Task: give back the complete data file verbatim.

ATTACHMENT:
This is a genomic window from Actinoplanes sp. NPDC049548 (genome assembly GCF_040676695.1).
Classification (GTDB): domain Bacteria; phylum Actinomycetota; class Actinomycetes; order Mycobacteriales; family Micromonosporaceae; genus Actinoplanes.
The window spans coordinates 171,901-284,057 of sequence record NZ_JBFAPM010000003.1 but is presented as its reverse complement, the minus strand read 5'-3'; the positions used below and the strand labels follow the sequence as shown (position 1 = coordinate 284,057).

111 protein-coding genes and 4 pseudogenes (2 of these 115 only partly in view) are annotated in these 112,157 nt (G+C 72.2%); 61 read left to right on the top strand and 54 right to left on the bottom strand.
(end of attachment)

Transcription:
This is a genomic window from Actinoplanes sp. NPDC049548 (genome assembly GCF_040676695.1).
Classification (GTDB): domain Bacteria; phylum Actinomycetota; class Actinomycetes; order Mycobacteriales; family Micromonosporaceae; genus Actinoplanes.
The window spans coordinates 171,901-284,057 of sequence record NZ_JBFAPM010000003.1 but is presented as its reverse complement, the minus strand read 5'-3'; the positions used below and the strand labels follow the sequence as shown (position 1 = coordinate 284,057).

111 protein-coding genes and 4 pseudogenes (2 of these 115 only partly in view) are annotated in these 112,157 nt (G+C 72.2%); 61 read left to right on the top strand and 54 right to left on the bottom strand.